Religion:Arzhang

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Short description: Disappeared holy book of the Manichaean religion


Arzhang
Manicheans.jpg
Leaf from a Uyghur-Manichaean version of a book of pictures; an iteration of Mani's pictorial teaching with the Arzhang
Information
ReligionManichaeism
AuthorMani
LanguageSyriac
PeriodEarly Christianity

The Arzhang (Middle Persian: Ārdahang‎; Persian: ارژنگ‎, romanized: Aržang/Arzhang; Coptic: Eikōn; Template:Lang-xpr, meaning "Worthy"), also known as the Book of Pictures, was one of the holy books of Manichaeism. It was written and illustrated by its prophet, Mani, in Syriac, with later reproductions written in Sogdian. It was unique as a sacred text in that it contained numerous pictures designed to portray Manichaean cosmogony, which were regarded as integral to the text.

The original Arzhang illustrated by Mani has been lost and its exact content is unknown. However, it is known that its illustrations were of appreciable quality, and copies were preserved in the Middle East as late as 1092 AD, when it is recorded that the library of Ghazni held a copy. Since the discovery of Manichaean artwork during the German Turfan expeditions, scholars began piecing together the style of the Arzhang and reassessed the influence of Manichaean art in general.[1]

Content and purpose

Leaf from a Uyghur-Manichaean version of a book of pictures, Turfan, c. 8th-9th century

One of Mani’s primary beliefs was that the arts (namely painting, calligraphy, and music) were of the same esteem as the divine spirit (Middle Persian: Mihryazd), believing that the creation of art was comparable to god’s creation of living forms, and therefore the experience of art was more of a divine act than any other in the material world.[2] Throughout the 1400-year history of Manichaeism, didactic books of paintings were used to illustrate the religion's teachings and beliefs. From the beginning, the prophet Mani envisioned his religion (which included the teachings of Zarathustra, Buddha, and Christ) as a universal and therefore “transcultural” entity, leading to its vast spread from Europe to Asia. The Manichaean mission employed multifaceted means of communication (including oral, textual, and pictorial) so the beliefs may adapt to the variety of cultures it entered. These picture books covered the primary themes of Manichaeism, such as its dualism of light and darkness, maps of a religious universe, the process of human salvation, as well as various Manichaean prophets and deities, and were considered principal pieces of the Manichaean canon.[3]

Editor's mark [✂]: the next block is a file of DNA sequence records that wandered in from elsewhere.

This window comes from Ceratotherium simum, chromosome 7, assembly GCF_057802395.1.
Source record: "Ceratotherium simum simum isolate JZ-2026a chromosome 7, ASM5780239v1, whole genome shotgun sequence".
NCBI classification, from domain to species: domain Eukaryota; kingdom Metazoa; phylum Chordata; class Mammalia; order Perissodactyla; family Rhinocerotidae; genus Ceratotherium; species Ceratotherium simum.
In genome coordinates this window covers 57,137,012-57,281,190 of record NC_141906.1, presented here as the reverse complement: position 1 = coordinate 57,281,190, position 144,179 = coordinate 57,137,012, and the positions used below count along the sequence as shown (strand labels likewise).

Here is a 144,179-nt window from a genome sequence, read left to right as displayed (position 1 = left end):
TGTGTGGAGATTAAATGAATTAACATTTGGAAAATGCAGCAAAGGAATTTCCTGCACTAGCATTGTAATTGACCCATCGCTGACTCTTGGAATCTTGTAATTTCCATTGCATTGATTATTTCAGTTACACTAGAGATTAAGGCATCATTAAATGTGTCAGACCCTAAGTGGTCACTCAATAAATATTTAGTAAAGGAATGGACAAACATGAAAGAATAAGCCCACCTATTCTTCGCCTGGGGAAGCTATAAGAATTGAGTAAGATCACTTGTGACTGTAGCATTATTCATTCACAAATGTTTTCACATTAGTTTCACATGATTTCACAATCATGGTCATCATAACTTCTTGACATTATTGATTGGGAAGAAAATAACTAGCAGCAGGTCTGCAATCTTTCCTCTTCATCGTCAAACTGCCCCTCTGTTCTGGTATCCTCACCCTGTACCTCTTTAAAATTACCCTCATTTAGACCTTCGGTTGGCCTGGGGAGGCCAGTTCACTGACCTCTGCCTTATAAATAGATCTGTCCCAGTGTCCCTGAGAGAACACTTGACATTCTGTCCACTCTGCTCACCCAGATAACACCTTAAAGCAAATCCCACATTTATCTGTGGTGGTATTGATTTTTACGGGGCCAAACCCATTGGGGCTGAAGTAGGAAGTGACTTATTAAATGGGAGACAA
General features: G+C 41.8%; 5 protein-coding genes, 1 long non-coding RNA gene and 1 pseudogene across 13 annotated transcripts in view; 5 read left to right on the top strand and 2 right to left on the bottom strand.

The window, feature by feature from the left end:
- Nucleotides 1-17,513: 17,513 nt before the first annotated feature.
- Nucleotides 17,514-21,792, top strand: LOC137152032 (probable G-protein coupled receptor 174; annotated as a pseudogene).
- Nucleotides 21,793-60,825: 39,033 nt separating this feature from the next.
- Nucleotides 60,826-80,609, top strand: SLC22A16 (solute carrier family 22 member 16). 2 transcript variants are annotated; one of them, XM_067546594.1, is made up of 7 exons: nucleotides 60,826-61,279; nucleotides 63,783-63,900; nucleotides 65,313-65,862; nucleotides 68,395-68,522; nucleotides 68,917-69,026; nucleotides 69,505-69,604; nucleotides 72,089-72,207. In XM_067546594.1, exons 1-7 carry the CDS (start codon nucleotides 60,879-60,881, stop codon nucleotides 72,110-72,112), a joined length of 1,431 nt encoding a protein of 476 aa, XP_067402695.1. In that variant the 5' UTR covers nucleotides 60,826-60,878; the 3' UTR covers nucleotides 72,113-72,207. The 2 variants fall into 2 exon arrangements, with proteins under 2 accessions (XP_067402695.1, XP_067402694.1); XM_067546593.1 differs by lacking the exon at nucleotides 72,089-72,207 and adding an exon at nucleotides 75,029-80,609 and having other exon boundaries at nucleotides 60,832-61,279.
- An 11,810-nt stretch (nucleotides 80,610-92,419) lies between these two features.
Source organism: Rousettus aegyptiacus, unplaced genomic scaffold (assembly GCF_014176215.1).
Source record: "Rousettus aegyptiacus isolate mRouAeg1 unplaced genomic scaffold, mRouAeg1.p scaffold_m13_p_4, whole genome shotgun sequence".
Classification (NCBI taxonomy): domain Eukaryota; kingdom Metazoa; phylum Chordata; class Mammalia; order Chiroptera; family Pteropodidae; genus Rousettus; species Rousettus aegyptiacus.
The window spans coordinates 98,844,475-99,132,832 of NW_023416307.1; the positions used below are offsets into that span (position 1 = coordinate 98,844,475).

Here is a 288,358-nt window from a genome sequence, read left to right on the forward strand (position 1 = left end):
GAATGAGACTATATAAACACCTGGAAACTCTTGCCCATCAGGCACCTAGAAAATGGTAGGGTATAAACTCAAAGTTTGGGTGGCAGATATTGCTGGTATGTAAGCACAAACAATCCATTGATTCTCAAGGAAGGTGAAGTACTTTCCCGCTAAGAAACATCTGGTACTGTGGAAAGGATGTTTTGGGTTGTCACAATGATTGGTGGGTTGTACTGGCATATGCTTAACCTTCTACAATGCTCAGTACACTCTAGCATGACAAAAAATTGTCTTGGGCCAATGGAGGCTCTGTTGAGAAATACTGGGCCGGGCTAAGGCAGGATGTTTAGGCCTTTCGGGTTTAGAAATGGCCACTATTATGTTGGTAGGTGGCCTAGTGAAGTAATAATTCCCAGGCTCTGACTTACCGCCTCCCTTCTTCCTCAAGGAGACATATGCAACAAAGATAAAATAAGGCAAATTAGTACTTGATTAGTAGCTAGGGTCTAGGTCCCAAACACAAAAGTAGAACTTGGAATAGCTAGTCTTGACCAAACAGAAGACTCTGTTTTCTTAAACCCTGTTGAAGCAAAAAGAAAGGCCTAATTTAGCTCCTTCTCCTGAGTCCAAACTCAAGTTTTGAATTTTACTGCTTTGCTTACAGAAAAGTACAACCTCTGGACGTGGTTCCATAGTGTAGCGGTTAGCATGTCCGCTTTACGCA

On the subject of Mani's original paintings, Dr. Zsuzsanna Gulácsi notes that the “paintings were created first in mid-third century Mesopotamia with direct involvement from Mani ... and were later preserved by being copied and adapted to a wide variety of artistic and cultural norms, as the religion spread across the Asian continent.”[4] Gulácsi points to the Yuan-era silk paintings Manichaean Diagram of the Universe and Sermon on Mani's Teaching of Salvation as examples of sinicized variations of Mani's tradition of using a Book of Pictures as a method of teaching, specifically providing insight into the cosmology of the era's Chinese Manichaeism.[4] After the discovery of fragmentary pieces of Uyghur-Manichean art in the ruins of Turfan, Western Regions, scholars began turning to the newly uncovered remains of Manichaean book art in order to assess through the fragments what could resemble the original style of the Arzhang.[5]

Influence and legacy

Following the discovery of Manichaean paintings in Turfan, art historian Thomas W. Arnold suggested that the Manichaean tradition of illustrative bookmaking was the source of Persian miniature painting style during the time of the Safavid Empire; Arnold stated: “The only other religious art that could have produced these pictures was the Manichaean, the Eastern Character of the types of face and figure, and the similarity in technical details to the Manichaean paintings that have survived in Central Asia, suggest that this is the source to which these strange pictures must be traced back.”[6] Kamāl ud-Dīn Behzād, the most famous of the Persian miniature painters, was praised by the contemporaneous Afghan historian Albdulkarim Khondamir, who wrote; “[Behzād’s] Mani-like brushwork overwhelmed all other painters.”[7] From her studies of the fragments, Zsuzsanna Gulácsi concluded that a set of the artwork come from an authentically Manichaean book of pictures, harboring elements (such as the iconography, brush style, and use of colors) that originated in Mani’s original Arzhang and were turned into the traditional painting style of future generations of Manichaeans.[8] Additionally, the Turfan fragments possess a primarily Persian appearance, specifically similar to the art that has survived from the Sassanid era (during which Mani lived), with such identifiable elements as the quality of the lines, the simplicity of the faces, and the exuberant amount of detail in the folds of the garments. These similarities link the Turfan fragments to what is known of art in the Greater Iran area before the arrival of Islam.[9]